And now, the not so thrilling conclusion of the story that has wandered its way through the last two letters. (See Jeff and Koch)
This demon was, if anything, a creature of habit. He thought he was being clever and original, but he always did the same thing over and over again.
So why was it so hard for her to catch him?
Because you're getting old, said the quavering old voice in her head. She was ninety years old this year. She should have retired and handed her jurisdiction off to someone more physically capable twenty – even thirty – years ago, but she had always enjoyed the hunt, enjoyed the physical and mental challenges it presented. Demons knew her name, and knew to stay clear of her, and the past few years had been rather quiet, until Koch came along.
He had high-tailed it to the warehouse, just as she expected, and now he was standing on the catwalk, both the man and the demon leering with absolute joy. He fully expected to win today.
“Why, Lucille,” Koch cried from his position above them. The demon's voice that forced its way through was nearly a screech that wrapped itself around the rich baritone of the man he now inhabited. “Back for more I see. Let's see if we can get you into a wheelchair this time.”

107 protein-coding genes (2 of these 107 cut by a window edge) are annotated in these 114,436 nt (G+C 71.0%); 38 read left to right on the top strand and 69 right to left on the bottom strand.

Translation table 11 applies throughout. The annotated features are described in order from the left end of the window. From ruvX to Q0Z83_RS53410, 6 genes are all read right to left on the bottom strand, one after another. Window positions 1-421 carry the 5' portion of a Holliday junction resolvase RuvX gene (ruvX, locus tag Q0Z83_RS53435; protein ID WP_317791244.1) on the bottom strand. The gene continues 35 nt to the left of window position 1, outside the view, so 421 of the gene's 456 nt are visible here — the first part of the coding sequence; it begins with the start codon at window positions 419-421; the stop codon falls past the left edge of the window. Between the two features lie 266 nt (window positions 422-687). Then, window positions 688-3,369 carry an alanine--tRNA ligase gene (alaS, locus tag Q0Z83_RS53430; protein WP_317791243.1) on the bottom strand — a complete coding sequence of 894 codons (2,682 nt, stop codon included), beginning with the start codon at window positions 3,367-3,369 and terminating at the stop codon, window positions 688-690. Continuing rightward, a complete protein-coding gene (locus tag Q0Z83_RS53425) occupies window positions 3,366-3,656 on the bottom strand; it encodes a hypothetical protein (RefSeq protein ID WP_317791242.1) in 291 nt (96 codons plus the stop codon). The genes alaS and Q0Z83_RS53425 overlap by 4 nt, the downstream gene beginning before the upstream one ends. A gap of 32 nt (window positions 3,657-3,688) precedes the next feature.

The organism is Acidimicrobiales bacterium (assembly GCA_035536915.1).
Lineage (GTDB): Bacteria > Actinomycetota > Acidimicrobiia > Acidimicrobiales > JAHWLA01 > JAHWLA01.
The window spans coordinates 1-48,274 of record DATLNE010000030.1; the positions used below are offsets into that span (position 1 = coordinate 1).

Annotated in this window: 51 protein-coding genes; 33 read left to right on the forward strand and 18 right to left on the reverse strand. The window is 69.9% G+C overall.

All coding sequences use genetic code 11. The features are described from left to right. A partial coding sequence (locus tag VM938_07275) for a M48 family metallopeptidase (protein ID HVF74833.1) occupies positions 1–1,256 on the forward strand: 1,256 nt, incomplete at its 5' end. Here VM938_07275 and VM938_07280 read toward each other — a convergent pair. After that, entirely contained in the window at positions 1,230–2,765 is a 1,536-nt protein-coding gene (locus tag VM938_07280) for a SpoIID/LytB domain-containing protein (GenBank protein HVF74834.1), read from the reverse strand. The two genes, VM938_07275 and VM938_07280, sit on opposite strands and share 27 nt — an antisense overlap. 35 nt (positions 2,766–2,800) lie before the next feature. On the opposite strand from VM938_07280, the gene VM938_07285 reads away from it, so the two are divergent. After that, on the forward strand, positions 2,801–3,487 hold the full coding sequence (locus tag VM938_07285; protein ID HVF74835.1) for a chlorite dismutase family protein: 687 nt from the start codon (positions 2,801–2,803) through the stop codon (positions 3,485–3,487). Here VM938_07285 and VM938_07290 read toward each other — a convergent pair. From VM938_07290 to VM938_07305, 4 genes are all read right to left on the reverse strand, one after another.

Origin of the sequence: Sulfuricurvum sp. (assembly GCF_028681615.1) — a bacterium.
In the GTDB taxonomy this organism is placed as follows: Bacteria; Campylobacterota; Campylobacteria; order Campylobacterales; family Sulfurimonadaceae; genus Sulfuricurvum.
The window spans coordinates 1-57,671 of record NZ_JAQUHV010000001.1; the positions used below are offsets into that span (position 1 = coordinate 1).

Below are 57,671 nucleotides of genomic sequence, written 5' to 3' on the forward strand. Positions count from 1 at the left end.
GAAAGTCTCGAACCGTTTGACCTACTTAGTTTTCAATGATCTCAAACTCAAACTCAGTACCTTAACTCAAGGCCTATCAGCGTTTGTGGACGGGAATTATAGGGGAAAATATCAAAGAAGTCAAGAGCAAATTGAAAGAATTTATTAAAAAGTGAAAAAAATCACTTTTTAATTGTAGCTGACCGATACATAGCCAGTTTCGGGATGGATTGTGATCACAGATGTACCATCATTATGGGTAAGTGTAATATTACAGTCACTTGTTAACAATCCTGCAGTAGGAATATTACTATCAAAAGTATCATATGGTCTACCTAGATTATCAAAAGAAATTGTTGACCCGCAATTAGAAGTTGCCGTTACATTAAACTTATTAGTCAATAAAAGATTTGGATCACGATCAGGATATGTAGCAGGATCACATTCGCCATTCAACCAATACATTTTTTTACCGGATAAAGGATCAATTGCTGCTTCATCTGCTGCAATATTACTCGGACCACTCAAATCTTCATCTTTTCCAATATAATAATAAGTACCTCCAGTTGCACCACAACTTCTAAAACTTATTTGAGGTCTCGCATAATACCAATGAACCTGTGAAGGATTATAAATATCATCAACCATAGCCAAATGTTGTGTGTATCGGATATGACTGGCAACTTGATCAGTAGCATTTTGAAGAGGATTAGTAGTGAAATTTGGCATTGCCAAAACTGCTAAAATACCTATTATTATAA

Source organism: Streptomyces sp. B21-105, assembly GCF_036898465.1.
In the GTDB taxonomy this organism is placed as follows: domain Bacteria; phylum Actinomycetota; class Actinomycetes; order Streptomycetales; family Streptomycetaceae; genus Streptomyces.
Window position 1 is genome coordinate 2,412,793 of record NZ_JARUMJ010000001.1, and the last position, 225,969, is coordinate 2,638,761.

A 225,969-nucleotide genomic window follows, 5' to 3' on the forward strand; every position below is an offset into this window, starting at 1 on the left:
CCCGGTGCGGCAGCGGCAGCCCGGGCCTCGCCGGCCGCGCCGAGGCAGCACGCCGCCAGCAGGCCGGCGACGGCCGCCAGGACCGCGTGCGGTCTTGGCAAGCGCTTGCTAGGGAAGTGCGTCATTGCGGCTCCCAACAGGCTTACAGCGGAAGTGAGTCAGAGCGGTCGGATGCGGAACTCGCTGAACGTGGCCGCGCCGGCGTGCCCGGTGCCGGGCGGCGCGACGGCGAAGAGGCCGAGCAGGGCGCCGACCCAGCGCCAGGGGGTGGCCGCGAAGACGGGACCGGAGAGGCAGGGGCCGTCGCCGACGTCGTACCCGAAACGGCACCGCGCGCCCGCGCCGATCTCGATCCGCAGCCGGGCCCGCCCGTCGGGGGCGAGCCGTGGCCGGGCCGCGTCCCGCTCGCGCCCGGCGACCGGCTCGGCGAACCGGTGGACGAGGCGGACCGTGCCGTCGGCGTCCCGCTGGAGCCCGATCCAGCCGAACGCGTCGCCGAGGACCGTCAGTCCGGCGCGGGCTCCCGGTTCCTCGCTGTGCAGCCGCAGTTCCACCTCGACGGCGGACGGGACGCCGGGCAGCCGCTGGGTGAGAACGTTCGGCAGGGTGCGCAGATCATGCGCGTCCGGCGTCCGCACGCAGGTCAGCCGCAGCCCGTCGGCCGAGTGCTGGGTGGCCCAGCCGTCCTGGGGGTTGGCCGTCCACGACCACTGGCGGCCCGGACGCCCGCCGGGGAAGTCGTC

Lucille said nothing. She pushed the walker in front of her as she made her way to the metal stairway. Jeff followed her, not offering to lend a hand. Good, he was behaving. When they reached the base of the stairs, she slid her large purse off of her shoulder, propping it on the frame of the walker. She reached inside and pulled out her baselard. The ancient blade had a dull sheen to it, and the handle fit into her hand perfectly.
“Are you really going to use that?” Jeff's voice was a mixture of admiration and concern.
“Nothing else has worked.”
“But you have to get so close.”
“Shut up and take this,” Lucille pushed the walker towards him. The young man moved it aside as she placed one foot on the first step. Slowly, and not with out some pain, she pulled herself up, gripping the railing with one hand and the long knife in the other. She took the next step, and paused to catch her breath. “Are you coming?” she asked Jeff.